So I look forward to 2016 with brave new hopes and expectations: that the public consciousness of child to parent violence will continue to grow, that our understanding of the issues involved will be refined, and of course that the development of services to support families will continue to grow – and also, that it will become more and more OK to talk about it at parties.

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Domestic Abuse: Responding to the #WholeFamily

I was privileged to be asked to speak at the DVCN conference, organised by Standing Together, this Tuesday in London, opening up the issue of child to parent violence to an audience very familiar with the issue itself, but not necessarily aware of the range of circumstances in which children and young people might exhibit abusive behaviour, or the types of help available. It felt particularly apt to be talking about the Mapping Project, when an analysis of the findings so far has shown that domestic abuse agencies are the most likely to be offering support programmes to families. Indeed a number of the conference delegates were from agencies offering specialist work, or from parts of the country where work is already established. This represents quite a movement from a previous focus on adult perpetrators, which had the effect of making the issue of violence from children even more invisible. Continue reading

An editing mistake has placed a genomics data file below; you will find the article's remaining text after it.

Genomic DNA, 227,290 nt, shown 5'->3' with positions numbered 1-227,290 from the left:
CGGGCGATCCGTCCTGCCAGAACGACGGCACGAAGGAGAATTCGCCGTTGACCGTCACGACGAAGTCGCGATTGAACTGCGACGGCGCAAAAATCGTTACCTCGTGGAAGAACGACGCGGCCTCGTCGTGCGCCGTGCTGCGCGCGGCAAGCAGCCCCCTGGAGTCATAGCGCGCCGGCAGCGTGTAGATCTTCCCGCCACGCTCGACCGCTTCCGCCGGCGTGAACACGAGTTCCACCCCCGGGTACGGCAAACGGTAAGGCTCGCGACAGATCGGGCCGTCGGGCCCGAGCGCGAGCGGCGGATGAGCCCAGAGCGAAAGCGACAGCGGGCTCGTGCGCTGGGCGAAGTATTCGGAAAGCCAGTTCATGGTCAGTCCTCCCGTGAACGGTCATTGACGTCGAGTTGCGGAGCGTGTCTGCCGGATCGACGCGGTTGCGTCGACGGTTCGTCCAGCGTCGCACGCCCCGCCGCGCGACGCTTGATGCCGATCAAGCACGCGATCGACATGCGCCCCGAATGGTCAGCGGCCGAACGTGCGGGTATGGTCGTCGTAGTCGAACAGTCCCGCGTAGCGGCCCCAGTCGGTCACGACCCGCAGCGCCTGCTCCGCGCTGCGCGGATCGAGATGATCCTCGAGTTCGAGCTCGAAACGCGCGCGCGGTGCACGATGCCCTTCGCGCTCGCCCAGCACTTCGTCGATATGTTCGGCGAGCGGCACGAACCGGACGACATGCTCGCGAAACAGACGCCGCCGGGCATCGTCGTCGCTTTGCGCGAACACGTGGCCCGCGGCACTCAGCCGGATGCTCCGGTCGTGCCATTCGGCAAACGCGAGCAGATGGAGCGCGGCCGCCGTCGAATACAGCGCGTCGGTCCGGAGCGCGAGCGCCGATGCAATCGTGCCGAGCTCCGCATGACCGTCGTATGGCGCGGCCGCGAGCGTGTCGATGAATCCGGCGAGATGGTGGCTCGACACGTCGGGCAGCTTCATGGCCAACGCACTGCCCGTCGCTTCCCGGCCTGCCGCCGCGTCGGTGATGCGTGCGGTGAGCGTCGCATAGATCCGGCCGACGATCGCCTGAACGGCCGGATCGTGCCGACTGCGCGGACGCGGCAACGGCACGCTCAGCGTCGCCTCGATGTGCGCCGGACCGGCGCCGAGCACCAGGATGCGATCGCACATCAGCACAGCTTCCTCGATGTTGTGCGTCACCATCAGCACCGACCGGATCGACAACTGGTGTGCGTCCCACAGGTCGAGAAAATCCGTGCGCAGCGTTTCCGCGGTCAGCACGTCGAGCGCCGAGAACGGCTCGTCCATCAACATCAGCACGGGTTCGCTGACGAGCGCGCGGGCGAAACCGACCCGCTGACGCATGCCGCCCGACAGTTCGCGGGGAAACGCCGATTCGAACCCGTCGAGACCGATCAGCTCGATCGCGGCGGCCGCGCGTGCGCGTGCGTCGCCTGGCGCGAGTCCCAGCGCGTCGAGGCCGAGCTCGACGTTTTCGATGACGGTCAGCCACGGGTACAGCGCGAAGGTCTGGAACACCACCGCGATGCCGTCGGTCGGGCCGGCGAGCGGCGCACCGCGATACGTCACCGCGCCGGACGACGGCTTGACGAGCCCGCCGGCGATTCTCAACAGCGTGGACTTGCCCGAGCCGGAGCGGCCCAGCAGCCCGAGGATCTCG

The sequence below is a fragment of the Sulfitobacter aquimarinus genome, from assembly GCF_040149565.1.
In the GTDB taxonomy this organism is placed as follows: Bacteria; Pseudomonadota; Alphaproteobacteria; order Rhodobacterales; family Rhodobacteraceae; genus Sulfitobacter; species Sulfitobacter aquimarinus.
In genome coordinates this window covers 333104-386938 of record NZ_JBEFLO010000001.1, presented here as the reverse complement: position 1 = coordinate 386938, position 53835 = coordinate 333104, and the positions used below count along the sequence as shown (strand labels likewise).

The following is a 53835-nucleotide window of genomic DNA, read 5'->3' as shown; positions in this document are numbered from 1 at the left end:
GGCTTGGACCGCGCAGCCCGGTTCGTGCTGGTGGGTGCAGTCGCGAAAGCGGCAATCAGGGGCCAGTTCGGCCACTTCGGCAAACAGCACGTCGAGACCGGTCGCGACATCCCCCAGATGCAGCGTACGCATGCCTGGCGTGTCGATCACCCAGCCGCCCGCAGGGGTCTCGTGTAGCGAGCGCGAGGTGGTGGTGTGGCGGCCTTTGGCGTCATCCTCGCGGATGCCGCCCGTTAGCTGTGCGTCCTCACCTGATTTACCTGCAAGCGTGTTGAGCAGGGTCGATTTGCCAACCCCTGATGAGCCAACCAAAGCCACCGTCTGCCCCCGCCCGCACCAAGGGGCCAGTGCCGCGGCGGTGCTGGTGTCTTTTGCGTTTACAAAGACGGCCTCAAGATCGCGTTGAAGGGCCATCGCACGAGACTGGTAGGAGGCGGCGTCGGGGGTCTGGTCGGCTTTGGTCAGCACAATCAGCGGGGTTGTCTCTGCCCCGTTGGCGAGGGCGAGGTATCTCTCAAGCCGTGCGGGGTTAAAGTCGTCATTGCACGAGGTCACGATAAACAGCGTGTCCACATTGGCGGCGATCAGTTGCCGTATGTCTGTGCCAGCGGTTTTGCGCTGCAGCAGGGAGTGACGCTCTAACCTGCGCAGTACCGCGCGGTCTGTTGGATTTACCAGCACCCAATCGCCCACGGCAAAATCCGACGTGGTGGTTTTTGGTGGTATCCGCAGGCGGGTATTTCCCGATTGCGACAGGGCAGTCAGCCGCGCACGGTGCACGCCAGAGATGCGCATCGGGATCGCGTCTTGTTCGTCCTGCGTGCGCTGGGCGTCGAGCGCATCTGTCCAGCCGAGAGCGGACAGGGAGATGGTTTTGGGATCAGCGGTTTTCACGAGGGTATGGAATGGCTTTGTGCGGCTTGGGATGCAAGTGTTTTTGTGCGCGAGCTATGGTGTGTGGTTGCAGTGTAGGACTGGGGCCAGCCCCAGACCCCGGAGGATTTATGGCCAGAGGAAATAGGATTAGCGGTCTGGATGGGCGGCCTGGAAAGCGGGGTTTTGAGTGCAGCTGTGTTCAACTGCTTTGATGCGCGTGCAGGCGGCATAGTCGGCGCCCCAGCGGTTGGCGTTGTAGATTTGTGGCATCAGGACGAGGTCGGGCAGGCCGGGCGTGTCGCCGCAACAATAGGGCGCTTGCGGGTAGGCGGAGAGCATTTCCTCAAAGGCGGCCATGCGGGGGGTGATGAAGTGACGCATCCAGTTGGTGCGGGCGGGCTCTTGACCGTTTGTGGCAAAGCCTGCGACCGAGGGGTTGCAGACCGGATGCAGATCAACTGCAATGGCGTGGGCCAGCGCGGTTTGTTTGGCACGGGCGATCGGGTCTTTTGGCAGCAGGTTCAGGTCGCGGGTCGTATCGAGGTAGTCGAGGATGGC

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Where are the specialist services?